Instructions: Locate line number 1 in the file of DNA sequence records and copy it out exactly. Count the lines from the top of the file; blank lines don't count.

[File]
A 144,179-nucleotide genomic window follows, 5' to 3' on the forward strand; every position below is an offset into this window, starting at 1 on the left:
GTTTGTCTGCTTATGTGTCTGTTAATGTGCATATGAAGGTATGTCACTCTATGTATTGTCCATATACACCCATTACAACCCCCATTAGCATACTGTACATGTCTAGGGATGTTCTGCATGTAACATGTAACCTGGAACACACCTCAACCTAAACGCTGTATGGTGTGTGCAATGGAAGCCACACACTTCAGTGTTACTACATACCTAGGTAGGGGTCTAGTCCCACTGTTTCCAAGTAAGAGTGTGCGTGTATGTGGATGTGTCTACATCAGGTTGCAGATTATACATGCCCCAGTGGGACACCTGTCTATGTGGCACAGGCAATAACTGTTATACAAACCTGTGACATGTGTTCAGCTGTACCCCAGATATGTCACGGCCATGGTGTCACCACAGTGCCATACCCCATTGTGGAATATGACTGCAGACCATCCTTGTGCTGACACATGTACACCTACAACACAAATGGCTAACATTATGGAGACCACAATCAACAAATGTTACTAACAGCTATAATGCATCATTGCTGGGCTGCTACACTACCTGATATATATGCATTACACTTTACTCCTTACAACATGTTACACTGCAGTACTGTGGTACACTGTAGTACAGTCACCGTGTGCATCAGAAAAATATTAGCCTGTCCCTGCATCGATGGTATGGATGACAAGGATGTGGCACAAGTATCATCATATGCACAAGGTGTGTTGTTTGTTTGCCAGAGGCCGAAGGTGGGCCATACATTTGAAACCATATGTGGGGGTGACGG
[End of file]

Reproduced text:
A 144,179-nucleotide genomic window follows, 5' to 3' on the forward strand; every position below is an offset into this window, starting at 1 on the left: